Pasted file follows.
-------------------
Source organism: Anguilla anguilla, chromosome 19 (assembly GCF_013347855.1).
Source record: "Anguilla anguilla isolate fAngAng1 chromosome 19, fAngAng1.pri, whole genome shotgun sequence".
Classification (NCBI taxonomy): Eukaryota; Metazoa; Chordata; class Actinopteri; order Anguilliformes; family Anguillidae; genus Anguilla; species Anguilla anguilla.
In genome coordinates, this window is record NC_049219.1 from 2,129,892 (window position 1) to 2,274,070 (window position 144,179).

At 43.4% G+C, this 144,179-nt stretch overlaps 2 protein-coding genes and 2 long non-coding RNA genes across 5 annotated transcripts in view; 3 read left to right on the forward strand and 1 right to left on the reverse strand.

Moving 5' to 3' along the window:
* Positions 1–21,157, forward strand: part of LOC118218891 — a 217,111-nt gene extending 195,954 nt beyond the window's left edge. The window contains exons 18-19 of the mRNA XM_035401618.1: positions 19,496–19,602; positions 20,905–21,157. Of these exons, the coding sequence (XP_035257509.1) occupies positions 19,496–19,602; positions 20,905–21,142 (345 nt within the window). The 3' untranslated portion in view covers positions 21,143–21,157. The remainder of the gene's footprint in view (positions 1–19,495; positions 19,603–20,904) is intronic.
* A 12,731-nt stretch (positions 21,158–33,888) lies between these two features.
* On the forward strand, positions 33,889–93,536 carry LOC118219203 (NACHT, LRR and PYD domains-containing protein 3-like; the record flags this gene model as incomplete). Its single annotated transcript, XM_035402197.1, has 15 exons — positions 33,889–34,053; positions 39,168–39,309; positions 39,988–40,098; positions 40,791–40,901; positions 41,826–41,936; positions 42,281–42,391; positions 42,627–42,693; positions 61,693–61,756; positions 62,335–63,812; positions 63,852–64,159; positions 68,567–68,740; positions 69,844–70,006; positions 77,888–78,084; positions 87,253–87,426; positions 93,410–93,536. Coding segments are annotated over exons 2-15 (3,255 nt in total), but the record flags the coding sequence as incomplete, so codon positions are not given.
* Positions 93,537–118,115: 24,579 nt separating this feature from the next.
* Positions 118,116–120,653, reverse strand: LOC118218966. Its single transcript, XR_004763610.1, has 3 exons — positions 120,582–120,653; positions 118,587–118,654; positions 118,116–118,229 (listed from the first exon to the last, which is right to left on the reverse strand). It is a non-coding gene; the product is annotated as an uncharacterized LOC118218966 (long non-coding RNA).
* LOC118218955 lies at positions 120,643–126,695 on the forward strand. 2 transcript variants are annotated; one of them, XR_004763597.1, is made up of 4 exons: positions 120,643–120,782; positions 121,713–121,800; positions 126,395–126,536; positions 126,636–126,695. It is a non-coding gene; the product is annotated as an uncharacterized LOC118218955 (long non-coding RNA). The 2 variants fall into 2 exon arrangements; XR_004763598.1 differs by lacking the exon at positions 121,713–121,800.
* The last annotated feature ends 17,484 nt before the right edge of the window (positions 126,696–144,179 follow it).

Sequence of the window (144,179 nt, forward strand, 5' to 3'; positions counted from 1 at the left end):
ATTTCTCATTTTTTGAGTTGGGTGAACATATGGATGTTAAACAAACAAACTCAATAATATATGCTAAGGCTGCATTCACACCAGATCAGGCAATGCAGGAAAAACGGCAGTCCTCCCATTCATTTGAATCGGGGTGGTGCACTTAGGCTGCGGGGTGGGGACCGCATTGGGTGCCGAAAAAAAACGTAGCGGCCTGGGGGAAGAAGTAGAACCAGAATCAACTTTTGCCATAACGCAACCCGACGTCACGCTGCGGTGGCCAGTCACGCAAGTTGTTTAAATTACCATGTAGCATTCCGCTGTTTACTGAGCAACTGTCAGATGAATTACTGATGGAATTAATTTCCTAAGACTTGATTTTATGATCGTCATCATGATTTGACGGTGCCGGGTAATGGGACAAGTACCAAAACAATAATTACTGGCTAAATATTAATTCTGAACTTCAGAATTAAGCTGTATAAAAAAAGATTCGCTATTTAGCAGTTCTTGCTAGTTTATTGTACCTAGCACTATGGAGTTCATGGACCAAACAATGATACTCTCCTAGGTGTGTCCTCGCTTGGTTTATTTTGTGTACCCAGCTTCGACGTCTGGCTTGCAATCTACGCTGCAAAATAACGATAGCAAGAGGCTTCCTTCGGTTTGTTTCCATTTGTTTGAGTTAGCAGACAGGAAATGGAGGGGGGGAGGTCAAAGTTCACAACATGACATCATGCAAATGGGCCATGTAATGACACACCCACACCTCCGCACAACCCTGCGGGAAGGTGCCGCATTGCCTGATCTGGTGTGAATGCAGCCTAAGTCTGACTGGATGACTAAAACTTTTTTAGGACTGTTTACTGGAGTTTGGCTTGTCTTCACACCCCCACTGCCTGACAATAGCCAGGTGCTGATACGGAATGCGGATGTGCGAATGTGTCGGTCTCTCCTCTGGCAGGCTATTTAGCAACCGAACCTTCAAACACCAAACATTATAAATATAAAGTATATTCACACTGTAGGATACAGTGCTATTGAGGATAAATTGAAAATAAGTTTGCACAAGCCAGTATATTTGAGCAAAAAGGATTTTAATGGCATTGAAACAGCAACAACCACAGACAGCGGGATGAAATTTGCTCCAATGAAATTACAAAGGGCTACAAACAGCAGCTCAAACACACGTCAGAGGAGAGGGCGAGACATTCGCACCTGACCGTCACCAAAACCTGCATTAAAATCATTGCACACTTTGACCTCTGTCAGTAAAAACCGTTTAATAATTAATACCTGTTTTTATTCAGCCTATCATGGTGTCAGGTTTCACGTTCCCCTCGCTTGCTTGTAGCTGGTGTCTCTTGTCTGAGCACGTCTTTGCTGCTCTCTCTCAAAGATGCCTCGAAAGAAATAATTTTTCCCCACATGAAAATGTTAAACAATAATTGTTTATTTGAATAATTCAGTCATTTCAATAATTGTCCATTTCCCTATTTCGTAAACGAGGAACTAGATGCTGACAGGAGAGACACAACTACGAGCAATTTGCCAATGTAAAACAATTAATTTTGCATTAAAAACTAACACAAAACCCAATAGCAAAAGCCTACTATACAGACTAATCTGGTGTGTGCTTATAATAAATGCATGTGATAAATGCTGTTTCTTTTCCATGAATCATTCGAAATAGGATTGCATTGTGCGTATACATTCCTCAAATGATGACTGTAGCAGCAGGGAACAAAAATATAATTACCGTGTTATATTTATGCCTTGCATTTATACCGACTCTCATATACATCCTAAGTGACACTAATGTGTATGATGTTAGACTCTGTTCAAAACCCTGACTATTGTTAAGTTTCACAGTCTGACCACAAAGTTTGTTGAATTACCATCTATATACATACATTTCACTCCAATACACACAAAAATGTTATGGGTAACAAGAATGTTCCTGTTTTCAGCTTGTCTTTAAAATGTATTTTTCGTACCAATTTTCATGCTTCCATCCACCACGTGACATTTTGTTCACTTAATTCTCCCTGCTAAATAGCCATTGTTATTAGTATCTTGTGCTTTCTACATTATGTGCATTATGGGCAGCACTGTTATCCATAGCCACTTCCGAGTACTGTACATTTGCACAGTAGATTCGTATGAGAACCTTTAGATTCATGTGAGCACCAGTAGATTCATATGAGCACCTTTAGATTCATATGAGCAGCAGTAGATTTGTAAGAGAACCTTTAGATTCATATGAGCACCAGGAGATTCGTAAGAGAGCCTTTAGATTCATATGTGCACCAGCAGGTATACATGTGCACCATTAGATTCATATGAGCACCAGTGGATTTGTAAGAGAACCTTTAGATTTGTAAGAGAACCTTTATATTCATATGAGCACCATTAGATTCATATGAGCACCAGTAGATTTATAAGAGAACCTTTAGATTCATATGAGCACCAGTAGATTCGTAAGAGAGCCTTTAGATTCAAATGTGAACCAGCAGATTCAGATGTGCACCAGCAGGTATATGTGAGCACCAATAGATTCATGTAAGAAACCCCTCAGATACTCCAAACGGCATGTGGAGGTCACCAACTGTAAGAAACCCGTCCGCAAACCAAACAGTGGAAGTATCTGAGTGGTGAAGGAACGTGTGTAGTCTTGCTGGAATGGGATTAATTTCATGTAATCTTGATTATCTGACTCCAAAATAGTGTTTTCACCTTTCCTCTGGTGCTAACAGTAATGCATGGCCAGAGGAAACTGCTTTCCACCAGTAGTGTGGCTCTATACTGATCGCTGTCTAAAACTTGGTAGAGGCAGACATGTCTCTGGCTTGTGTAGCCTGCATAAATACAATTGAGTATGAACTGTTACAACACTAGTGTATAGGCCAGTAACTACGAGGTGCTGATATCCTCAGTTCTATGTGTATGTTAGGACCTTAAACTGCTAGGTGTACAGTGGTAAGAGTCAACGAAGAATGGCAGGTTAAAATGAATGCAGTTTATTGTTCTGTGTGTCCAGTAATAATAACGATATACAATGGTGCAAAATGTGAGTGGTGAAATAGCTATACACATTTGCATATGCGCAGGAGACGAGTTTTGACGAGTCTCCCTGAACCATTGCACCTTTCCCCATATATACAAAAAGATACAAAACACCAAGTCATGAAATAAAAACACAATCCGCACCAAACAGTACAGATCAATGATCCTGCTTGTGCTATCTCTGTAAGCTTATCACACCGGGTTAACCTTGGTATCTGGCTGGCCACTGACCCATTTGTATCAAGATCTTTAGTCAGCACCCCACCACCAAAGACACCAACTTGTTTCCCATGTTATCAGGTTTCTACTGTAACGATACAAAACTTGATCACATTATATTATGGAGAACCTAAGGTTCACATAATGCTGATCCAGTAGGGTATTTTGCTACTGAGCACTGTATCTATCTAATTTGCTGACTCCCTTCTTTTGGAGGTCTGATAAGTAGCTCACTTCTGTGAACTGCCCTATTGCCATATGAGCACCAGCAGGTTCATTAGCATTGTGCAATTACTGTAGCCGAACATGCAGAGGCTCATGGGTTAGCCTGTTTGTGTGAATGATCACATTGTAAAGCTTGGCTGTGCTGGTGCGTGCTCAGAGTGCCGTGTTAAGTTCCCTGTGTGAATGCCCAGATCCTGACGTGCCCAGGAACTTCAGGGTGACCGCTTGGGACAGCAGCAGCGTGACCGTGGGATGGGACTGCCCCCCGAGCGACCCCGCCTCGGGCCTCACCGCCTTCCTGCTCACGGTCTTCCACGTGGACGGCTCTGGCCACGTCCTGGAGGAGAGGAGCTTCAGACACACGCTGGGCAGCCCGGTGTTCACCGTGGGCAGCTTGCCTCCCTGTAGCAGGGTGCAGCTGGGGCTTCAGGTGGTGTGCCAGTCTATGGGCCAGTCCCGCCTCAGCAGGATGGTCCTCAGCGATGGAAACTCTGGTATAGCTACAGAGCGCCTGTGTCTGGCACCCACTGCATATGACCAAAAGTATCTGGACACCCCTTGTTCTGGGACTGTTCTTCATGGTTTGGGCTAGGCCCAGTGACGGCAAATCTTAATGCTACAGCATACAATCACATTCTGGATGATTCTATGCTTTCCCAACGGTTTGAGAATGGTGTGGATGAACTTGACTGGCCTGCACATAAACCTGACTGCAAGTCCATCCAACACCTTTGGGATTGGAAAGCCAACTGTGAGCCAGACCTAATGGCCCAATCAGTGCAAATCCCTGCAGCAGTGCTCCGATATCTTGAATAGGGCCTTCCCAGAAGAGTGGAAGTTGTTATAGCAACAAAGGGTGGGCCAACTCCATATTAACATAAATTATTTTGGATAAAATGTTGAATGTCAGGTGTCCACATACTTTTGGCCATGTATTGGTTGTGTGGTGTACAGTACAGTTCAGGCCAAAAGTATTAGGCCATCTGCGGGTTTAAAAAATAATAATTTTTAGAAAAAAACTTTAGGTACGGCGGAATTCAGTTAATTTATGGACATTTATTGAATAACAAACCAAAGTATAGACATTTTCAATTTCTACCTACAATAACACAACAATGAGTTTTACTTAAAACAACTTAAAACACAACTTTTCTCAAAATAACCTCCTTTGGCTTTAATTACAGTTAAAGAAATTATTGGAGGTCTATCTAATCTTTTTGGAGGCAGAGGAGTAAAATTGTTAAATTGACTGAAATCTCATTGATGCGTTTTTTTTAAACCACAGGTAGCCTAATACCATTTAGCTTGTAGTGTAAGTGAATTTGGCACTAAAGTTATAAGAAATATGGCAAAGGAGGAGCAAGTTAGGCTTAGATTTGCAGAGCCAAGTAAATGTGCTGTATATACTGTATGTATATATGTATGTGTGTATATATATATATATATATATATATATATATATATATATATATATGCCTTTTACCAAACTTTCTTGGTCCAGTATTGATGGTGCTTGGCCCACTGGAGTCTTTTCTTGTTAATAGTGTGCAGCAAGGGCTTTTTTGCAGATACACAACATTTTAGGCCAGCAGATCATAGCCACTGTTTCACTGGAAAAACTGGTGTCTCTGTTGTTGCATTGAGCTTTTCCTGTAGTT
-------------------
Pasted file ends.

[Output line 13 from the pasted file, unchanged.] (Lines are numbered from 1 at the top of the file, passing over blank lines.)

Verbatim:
* The last annotated feature ends 17,484 nt before the right edge of the window (positions 126,696–144,179 follow it).